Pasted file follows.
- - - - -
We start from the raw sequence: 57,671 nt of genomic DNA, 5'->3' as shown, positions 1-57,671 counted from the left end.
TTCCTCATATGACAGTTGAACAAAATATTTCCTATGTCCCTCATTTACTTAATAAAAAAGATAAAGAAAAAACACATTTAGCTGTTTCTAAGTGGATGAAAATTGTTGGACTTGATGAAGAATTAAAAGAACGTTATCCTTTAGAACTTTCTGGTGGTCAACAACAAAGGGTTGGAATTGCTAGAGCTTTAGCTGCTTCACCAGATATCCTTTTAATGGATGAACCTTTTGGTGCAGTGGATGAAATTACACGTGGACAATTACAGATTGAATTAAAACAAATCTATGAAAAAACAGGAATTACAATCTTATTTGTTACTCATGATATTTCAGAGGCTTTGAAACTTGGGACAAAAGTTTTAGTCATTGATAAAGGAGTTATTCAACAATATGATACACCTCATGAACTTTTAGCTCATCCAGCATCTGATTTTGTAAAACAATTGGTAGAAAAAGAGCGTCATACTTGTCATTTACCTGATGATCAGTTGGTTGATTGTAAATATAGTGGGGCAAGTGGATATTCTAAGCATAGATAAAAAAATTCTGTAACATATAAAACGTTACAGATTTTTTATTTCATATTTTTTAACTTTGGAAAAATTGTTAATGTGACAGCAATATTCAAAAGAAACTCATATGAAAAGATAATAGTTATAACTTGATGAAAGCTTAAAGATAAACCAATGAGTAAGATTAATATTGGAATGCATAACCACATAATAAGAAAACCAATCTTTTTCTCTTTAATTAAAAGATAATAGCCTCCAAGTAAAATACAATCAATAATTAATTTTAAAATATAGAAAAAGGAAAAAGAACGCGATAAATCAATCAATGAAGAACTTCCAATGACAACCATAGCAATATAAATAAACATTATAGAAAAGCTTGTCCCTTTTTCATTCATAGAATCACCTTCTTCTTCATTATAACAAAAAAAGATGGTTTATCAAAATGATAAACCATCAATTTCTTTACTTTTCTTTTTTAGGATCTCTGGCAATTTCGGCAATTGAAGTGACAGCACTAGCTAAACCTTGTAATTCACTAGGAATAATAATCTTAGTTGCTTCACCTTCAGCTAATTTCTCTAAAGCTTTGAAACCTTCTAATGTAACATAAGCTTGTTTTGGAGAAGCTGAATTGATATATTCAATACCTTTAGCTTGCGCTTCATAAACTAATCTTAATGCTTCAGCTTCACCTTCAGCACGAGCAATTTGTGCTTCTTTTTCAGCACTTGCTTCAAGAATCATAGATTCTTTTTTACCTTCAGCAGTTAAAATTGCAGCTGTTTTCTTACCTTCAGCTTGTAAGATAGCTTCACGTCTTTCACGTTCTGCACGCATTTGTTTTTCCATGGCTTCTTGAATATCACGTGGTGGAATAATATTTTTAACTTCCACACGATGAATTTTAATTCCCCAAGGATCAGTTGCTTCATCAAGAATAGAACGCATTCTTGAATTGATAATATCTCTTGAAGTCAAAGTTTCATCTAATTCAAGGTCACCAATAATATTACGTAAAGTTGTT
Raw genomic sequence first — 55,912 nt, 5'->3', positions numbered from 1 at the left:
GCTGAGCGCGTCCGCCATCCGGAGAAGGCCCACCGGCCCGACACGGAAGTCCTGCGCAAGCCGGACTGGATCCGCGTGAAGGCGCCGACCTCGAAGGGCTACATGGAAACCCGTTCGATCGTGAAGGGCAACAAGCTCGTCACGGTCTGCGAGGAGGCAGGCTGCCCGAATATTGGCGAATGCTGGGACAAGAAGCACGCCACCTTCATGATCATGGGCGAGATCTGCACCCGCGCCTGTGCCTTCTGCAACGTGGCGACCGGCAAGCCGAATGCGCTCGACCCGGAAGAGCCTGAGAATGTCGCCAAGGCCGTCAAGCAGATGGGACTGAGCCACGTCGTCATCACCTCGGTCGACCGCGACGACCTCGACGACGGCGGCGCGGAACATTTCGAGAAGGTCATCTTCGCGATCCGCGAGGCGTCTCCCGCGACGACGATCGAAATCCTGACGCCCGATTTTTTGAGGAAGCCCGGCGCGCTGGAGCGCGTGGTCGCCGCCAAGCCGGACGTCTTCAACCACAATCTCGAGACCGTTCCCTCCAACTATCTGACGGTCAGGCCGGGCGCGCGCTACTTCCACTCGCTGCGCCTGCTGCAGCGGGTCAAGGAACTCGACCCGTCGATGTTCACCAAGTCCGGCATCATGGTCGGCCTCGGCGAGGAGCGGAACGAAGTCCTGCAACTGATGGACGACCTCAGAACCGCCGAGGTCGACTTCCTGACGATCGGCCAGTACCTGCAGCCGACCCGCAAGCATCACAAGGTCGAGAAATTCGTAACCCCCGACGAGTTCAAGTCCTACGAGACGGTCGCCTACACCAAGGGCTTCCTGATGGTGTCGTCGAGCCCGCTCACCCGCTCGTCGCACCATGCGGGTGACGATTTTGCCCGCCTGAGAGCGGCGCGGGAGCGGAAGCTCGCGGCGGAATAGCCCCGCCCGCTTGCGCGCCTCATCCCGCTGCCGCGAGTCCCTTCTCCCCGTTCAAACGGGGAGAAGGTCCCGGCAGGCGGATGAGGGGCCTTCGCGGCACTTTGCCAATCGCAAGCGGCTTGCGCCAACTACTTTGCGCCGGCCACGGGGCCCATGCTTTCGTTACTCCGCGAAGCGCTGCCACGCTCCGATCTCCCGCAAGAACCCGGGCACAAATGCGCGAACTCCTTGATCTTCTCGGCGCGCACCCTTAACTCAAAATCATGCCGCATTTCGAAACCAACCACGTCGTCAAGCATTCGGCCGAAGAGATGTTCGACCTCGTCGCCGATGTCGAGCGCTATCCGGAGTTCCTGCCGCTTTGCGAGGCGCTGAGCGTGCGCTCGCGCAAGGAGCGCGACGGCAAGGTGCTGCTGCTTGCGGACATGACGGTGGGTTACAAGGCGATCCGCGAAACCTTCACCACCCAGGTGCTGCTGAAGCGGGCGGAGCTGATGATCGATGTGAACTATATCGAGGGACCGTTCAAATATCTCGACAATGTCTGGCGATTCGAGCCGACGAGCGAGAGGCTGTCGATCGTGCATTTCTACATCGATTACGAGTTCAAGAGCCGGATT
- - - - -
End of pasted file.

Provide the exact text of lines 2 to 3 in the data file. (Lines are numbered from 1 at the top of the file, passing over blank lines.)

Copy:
TTCCTCATATGACAGTTGAACAAAATATTTCCTATGTCCCTCATTTACTTAATAAAAAAGATAAAGAAAAAACACATTTAGCTGTTTCTAAGTGGATGAAAATTGTTGGACTTGATGAAGAATTAAAAGAACGTTATCCTTTAGAACTTTCTGGTGGTCAACAACAAAGGGTTGGAATTGCTAGAGCTTTAGCTGCTTCACCAGATATCCTTTTAATGGATGAACCTTTTGGTGCAGTGGATGAAATTACACGTGGACAATTACAGATTGAATTAAAACAAATCTATGAAAAAACAGGAATTACAATCTTATTTGTTACTCATGATATTTCAGAGGCTTTGAAACTTGGGACAAAAGTTTTAGTCATTGATAAAGGAGTTATTCAACAATATGATACACCTCATGAACTTTTAGCTCATCCAGCATCTGATTTTGTAAAACAATTGGTAGAAAAAGAGCGTCATACTTGTCATTTACCTGATGATCAGTTGGTTGATTGTAAATATAGTGGGGCAAGTGGATATTCTAAGCATAGATAAAAAAATTCTGTAACATATAAAACGTTACAGATTTTTTATTTCATATTTTTTAACTTTGGAAAAATTGTTAATGTGACAGCAATATTCAAAAGAAACTCATATGAAAAGATAATAGTTATAACTTGATGAAAGCTTAAAGATAAACCAATGAGTAAGATTAATATTGGAATGCATAACCACATAATAAGAAAACCAATCTTTTTCTCTTTAATTAAAAGATAATAGCCTCCAAGTAAAATACAATCAATAATTAATTTTAAAATATAGAAAAAGGAAAAAGAACGCGATAAATCAATCAATGAAGAACTTCCAATGACAACCATAGCAATATAAATAAACATTATAGAAAAGCTTGTCCCTTTTTCATTCATAGAATCACCTTCTTCTTCATTATAACAAAAAAAGATGGTTTATCAAAATGATAAACCATCAATTTCTTTACTTTTCTTTTTTAGGATCTCTGGCAATTTCGGCAATTGAAGTGACAGCACTAGCTAAACCTTGTAATTCACTAGGAATAATAATCTTAGTTGCTTCACCTTCAGCTAATTTCTCTAAAGCTTTGAAACCTTCTAATGTAACATAAGCTTGTTTTGGAGAAGCTGAATTGATATATTCAATACCTTTAGCTTGCGCTTCATAAACTAATCTTAATGCTTCAGCTTCACCTTCAGCACGAGCAATTTGTGCTTCTTTTTCAGCACTTGCTTCAAGAATCATAGATTCTTTTTTACCTTCAGCAGTTAAAATTGCAGCTGTTTTCTTACCTTCAGCTTGTAAGATAGCTTCACGTCTTTCACGTTCTGCACGCATTTGTTTTTCCATGGCTTCTTGAATATCACGTGGTGGAATAATATTTTTAACTTCCACACGATGAATTTTAATTCCCCAAGGATCAGTTGCTTCATCAAGAATAGAACGCATTCTTGAATTGATAATATCTCTTGAAGTCAAAGTTTCATCTAATTCAAGGTCACCAATAATATTACGTAAAGTTGTT
Raw genomic sequence first — 55,912 nt, 5'->3', positions numbered from 1 at the left: